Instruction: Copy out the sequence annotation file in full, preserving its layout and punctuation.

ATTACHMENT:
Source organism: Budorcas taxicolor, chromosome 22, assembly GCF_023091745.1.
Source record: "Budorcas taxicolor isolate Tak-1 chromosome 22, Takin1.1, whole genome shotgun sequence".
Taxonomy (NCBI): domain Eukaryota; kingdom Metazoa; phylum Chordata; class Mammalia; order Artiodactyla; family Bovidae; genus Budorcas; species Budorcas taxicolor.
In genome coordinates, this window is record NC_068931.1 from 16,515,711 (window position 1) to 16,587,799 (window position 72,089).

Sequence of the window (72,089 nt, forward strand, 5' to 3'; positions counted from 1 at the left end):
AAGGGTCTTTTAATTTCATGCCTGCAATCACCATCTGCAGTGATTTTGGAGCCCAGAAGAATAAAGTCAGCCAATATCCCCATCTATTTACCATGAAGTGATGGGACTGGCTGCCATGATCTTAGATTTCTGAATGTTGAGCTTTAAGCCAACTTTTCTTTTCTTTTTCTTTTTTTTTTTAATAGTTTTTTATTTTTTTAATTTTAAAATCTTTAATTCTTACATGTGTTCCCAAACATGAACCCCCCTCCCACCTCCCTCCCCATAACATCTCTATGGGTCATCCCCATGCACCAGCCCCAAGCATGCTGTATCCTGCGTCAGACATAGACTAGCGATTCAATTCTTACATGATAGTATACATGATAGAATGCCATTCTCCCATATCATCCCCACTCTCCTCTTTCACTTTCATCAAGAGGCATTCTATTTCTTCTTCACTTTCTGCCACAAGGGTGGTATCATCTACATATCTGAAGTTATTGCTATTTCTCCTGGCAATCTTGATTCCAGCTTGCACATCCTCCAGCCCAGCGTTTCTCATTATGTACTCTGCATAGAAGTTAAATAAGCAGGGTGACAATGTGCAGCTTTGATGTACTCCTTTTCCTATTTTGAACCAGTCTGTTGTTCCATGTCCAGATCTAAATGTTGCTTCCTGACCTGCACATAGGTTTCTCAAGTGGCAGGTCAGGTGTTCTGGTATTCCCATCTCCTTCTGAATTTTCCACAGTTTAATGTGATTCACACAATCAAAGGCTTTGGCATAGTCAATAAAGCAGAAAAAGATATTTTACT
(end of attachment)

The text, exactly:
Source organism: Budorcas taxicolor, chromosome 22, assembly GCF_023091745.1.
Source record: "Budorcas taxicolor isolate Tak-1 chromosome 22, Takin1.1, whole genome shotgun sequence".
Taxonomy (NCBI): domain Eukaryota; kingdom Metazoa; phylum Chordata; class Mammalia; order Artiodactyla; family Bovidae; genus Budorcas; species Budorcas taxicolor.
In genome coordinates, this window is record NC_068931.1 from 16,515,711 (window position 1) to 16,587,799 (window position 72,089).

Sequence of the window (72,089 nt, forward strand, 5' to 3'; positions counted from 1 at the left end):
AAGGGTCTTTTAATTTCATGCCTGCAATCACCATCTGCAGTGATTTTGGAGCCCAGAAGAATAAAGTCAGCCAATATCCCCATCTATTTACCATGAAGTGATGGGACTGGCTGCCATGATCTTAGATTTCTGAATGTTGAGCTTTAAGCCAACTTTTCTTTTCTTTTTCTTTTTTTTTTTAATAGTTTTTTATTTTTTTAATTTTAAAATCTTTAATTCTTACATGTGTTCCCAAACATGAACCCCCCTCCCACCTCCCTCCCCATAACATCTCTATGGGTCATCCCCATGCACCAGCCCCAAGCATGCTGTATCCTGCGTCAGACATAGACTAGCGATTCAATTCTTACATGATAGTATACATGATAGAATGCCATTCTCCCATATCATCCCCACTCTCCTCTTTCACTTTCATCAAGAGGCATTCTATTTCTTCTTCACTTTCTGCCACAAGGGTGGTATCATCTACATATCTGAAGTTATTGCTATTTCTCCTGGCAATCTTGATTCCAGCTTGCACATCCTCCAGCCCAGCGTTTCTCATTATGTACTCTGCATAGAAGTTAAATAAGCAGGGTGACAATGTGCAGCTTTGATGTACTCCTTTTCCTATTTTGAACCAGTCTGTTGTTCCATGTCCAGATCTAAATGTTGCTTCCTGACCTGCACATAGGTTTCTCAAGTGGCAGGTCAGGTGTTCTGGTATTCCCATCTCCTTCTGAATTTTCCACAGTTTAATGTGATTCACACAATCAAAGGCTTTGGCATAGTCAATAAAGCAGAAAAAGATATTTTACT